Photo courtesy of the University of Nevada, Reno Instructional Design Team

Photo courtesy of the University of Nevada, Reno Instructional Design Team

By Rocío Hernández

The Instructional Design Team is looking for students’ help in deciding the future of the University of Nevada, Reno’s WebCampus.

The need to select new learning management systems comes as a result of the soon release of UNR’s current vendor Blackboard’s new product, Blackboard 2015. After its launch, IDT said in its press release that Blackboard would phase out support for its older products.

Currently, there are only two learning management system contenders: Blackboard, and Interstructure’s Canvas, the product behind Truckee Meadows Community College’s WebCollege. Bowen Drewes, an instructional technologist for the Teaching and Learning Technologies department, said that the IDT could be open to exploring other products in the future.

The earliest changes to WebCampus could come as soon as fall 2016, but Drewes predicts nothing will happen until 2017.

“We are at the early stages of an evaluation and we do have the vendors on campus, so please come on out and get your voice heard and get a little bit of input on your reactions to what these systems are,” Drewes said.

Blackboard gave multiple 20-minute presentations of its upcoming software, Blackboard 2015, to university students, faculty and staff last Thursday, March 26 and Friday, March 27. After the presentation, participants were handed surveys where they could evaluate the product individually.

Drewes said that not as many students attended the sessions as the team had hoped. He credits the attendance rate to the process’ constrained timeline.

Caden Fabbi, the Associated Students of the University of Nevada Speaker of the Senate and president-elect, was contacted by the IT department in hopes that the senate would spread the word to its constituents. The senators took to Facebook and create an event for the drop-in sessions and were able to send out a mass email through the undergraduate list server.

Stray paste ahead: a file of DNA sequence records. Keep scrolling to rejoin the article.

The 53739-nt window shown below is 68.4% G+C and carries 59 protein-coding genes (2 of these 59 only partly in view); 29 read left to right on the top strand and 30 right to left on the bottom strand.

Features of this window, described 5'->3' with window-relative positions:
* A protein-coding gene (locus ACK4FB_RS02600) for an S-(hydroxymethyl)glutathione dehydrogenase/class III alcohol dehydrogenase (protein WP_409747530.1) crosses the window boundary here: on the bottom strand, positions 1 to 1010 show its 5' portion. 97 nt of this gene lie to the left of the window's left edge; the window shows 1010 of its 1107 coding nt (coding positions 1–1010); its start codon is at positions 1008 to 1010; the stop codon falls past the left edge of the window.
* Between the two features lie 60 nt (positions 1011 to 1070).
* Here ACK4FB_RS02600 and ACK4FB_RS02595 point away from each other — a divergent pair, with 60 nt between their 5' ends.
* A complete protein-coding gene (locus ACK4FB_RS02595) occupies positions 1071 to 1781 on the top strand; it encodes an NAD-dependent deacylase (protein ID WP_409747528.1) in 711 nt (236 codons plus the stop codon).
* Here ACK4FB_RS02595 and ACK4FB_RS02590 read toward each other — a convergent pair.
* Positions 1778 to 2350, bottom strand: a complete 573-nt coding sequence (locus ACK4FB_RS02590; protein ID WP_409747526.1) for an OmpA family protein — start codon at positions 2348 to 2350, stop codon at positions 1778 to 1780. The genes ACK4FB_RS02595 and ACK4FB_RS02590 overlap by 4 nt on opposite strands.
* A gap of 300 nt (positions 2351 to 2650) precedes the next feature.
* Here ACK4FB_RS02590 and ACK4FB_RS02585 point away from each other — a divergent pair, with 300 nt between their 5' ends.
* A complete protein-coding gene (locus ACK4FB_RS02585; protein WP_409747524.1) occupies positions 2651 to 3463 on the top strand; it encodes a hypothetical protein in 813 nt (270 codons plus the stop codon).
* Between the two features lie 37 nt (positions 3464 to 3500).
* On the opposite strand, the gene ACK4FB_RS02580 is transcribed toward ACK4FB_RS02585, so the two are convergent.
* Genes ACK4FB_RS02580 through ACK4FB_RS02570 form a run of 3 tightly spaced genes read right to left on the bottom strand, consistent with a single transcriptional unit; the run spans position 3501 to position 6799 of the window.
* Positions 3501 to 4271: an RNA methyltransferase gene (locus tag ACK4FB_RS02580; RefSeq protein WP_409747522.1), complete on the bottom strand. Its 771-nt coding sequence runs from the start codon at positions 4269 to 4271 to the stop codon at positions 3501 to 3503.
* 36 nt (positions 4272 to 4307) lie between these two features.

“We think it’s really important for students to be able to have a say in this because we have so many complaints often about WebCampus,” Fabbi said. “We just want to make sure that when we are choosing the next software that we are going to be working using to run our WebCampus, that student input is taken into consideration so students are more happy with how the software works in the future.”

Blackboard representative Scott Smith said that Blackboard 2015 users could expect a product that is simple to navigate and is responsive throughout different platforms such as tablets and mobile phones. The software will also feature virtual instructor offices that include video chat capabilities. The company hopes that the online office will facilitate communication between professors and students.

In the future, Smith said that Blackboard would be able to continuously monitor the WebCampus environment to ensure reliability and availability.

Blackboard 2015’s competitor, Canvas describes itself on its website as an “adaptable, reliable, customizable, time-saving and easy to use” product. The LMS also boasts its speed. Since Amazon Web Service hosts Canvas, it is capable of processing more than 1 million requests per second.

Students will be able to view Canvas and speak to a product representative on April 2 and 3.

In the future, IDT plans to set up a website that will contain information on the WebCampus selection process. The vendors may come back to campus along with the more events that will allow students, faculty and staff to further experience the systems. Drewes said that the team wants to ensure that students will be able to send additional input after April 3, if they so chose.

The team can be contacted via email at

Rocío Hernández can be reached at and on Twitter @rociohdz19.